An ion channel comprises of a solitary protein or complex of protein that extends through the lipid bilayer of the plasma membrane and form a channel that makes possible the movement of ions through it based on their electrochemical gradient. They acts as a pores in the plasma membrane and allows the selective passage of ions such as potassium ions, sodium ions, and calcium ions, by means of which electrical signals in the form of ions (charged particles) travels in and out of the cell. Ion channels also render many other crucially essential functions including chemical signalling, transcellular transport (involves the transportation of solutes by a cell through a cell) , regulation of pH and cell volume. Abnormal functioning of ion channels can cause diseases in many tissues. The collection of human diseases related with defects in ion channels is increasing. Ion channels are specific for calcium (Ca+2), sodium(Na+), potassium(K+) or chloride(Cl−). A cell membrane may have a quite few thousand ion channels particular for each of these ions.

The following disorders result from abnormal ion channels:

Cystic Fibrosis and Chloride Channels - it is an inherited illness distinguished by the build up of thick, sticky mucus that can harm many of the body's organs. The most general signs and symptoms of the illness involve successive damage to the respiratory system and long term troubles with the digestive system. The characteristics of the disorder and their intensity vary among affected persons. Cystic fibrosis results due to the mutations occurred in the CFTR gene. CFTR gene renders the information for the production of channels that transfer the chloride (Cl−) ions that are negatively charged in and out of the cell. Chloride is a constituent of sodium chloride (NaCl), a common salt found in sweat and also has significant functions in cells. For instance, the flow of chloride ions assists to regulate the movement of water in tissues, which is essential for the production of thin, freely flowing mucus.

Mutations occurring in CFTR gene interrupt the function of the chloride channels, obstructing them from controlling the movement of chloride ions and water across plasma membranes. As a consequence, cells lining the passages of the pancreas, lungs etc, generate mucus that is uncommonly sticky and thick. The sticky mucus blocks the airways and several ducts, generating the typical signs and symptoms of cystic fibrosis.

Long- QT Syndrome and Potassium Channels - it is a condition concerned with heart rhythm that can severely cause speedy, chaotic heartbeats. In the heart cells, the malfunctioning ion channels interrupt electrical activity, causing a fatal disturbance to the heart rhythm. In the cells of the inner ear, the abnormal ion channels increase the extracellular concentration of potassium ions, and can impairing hearing. Some causes of long- QT syndrome are caused not by faulty ion channels, but by the proteins, known as ankyrins, that hold the channels in place within the cell membrane.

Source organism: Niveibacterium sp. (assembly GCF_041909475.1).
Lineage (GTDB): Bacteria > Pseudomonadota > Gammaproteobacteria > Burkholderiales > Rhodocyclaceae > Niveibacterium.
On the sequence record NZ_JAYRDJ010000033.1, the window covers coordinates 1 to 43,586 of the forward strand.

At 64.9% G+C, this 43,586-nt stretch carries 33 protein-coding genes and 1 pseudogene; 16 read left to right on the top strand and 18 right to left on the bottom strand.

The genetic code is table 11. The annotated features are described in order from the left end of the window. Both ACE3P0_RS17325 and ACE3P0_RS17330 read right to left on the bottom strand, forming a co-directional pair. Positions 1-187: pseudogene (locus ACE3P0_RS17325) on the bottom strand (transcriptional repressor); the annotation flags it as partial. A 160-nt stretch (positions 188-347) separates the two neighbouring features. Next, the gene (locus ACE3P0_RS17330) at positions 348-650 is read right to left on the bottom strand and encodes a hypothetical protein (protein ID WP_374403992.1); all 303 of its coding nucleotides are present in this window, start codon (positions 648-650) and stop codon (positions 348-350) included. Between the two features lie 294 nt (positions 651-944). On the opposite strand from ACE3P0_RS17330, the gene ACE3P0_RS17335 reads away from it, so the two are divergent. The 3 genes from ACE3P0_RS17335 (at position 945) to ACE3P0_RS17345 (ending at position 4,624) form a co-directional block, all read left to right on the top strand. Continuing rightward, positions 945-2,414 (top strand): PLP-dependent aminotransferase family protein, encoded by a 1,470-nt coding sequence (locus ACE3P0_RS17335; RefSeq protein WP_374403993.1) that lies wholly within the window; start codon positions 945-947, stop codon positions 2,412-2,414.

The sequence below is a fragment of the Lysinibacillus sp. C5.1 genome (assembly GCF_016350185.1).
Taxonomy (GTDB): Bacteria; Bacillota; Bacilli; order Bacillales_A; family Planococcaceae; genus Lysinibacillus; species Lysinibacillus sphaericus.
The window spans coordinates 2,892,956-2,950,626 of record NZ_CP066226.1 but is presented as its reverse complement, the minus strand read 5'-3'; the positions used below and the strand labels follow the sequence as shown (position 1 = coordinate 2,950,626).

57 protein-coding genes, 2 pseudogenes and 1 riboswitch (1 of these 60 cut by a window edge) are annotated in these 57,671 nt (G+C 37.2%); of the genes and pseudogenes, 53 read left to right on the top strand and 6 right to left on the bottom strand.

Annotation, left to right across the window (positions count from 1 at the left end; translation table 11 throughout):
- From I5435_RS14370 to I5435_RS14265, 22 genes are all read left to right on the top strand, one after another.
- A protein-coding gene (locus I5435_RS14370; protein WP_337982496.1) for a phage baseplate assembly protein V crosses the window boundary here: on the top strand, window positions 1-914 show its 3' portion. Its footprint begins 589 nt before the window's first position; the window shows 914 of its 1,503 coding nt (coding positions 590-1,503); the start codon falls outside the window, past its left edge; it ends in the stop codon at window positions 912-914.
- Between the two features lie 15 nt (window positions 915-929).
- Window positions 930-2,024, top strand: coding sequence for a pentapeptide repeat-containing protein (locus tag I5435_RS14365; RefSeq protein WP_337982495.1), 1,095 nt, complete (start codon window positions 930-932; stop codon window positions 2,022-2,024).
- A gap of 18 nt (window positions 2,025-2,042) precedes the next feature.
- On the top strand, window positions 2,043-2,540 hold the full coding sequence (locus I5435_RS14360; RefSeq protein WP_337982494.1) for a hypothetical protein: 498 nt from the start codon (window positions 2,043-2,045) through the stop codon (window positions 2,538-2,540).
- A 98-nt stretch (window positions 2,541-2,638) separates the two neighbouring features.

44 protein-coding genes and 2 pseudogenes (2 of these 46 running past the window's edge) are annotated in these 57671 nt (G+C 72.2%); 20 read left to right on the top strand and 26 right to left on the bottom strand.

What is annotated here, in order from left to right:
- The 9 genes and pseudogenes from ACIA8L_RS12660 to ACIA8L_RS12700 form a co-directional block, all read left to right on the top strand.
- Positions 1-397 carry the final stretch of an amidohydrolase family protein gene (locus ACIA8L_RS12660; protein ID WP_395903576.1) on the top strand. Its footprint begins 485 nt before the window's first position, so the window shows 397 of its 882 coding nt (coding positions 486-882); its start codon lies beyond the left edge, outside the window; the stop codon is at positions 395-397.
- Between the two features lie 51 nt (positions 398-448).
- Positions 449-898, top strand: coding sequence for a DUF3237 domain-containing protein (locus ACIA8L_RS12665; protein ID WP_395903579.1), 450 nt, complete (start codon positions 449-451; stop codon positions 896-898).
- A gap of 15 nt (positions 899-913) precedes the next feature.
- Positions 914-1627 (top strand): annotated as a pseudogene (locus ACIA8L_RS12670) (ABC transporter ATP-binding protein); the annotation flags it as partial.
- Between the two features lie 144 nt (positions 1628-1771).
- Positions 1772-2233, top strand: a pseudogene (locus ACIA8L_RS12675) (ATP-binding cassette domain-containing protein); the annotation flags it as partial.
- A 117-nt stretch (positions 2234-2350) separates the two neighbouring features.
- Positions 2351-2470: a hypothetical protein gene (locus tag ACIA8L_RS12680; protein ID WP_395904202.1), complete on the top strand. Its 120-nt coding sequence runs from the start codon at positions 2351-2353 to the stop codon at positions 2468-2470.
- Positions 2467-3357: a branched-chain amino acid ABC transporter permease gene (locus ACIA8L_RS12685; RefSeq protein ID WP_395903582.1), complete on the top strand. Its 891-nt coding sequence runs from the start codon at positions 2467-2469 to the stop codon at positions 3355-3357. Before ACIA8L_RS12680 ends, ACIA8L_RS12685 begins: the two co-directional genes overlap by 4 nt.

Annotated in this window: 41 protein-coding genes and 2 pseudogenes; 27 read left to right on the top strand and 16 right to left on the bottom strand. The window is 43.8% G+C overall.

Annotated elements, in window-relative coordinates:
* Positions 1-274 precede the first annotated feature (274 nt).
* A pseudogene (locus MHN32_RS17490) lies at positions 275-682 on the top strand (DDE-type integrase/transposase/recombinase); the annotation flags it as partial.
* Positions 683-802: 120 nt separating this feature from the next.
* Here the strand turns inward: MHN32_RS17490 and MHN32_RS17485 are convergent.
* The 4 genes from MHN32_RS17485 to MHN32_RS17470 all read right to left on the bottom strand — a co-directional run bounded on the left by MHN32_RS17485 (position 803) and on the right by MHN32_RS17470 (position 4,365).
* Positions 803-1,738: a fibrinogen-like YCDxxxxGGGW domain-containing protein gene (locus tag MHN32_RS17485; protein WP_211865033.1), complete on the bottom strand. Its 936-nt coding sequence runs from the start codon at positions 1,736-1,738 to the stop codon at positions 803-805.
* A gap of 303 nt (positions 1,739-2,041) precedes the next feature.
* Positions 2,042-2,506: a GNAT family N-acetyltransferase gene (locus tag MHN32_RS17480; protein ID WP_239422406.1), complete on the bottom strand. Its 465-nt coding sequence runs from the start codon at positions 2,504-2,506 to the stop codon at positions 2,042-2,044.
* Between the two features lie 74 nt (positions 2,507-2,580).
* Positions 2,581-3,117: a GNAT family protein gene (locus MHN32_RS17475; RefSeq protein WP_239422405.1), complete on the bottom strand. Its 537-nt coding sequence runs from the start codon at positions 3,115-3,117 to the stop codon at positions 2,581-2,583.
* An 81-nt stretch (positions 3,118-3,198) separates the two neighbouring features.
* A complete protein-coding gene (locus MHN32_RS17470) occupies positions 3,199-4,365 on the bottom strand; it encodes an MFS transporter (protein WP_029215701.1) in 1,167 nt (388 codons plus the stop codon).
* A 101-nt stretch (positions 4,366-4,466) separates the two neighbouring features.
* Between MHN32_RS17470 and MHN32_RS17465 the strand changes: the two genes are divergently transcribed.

Hyperkalemic Periodic Paralysis and Sodium Channels - it is a disorder that causes events of severe muscle weakness, generally commencing in infancy or early childhood. Frequently, these events include a short-term inability to move muscles in the arms and legs. Elements that can activate attacks include rest after exercise, foods rich in potassium, stress, fatigue, and fasting.

The SCN4A gene renders information for generating a protein that plays a vital role in muscles utilized for movement especially skeletal muscles. For the general movement of the body, these muscles must relax and tense in a coordinated fashion. Contractions of muscles are triggered by the movement of certain positively charged ions, such as sodium, into muscle cells. The SCN4A protein forms channels that regulate the movement of sodium ions (Na+) into these cells.

Mutations occurring in SCN4A gene modify the normal configuration and function of sodium channels. The modified channels cannot control accurately, the movement of sodium ions into muscle cells, which decreases the capacity of skeletal muscles to contract. As muscle contraction is essential for movement, an interruption in normal ion transport results in the events of weakness of muscle or paralysis.

Diseases that are caused by faulty ion channel proteins are termed as channelopathy and the discoveries in this field offer a new viewpoint on how defective ion channels can cause disorders in humans.

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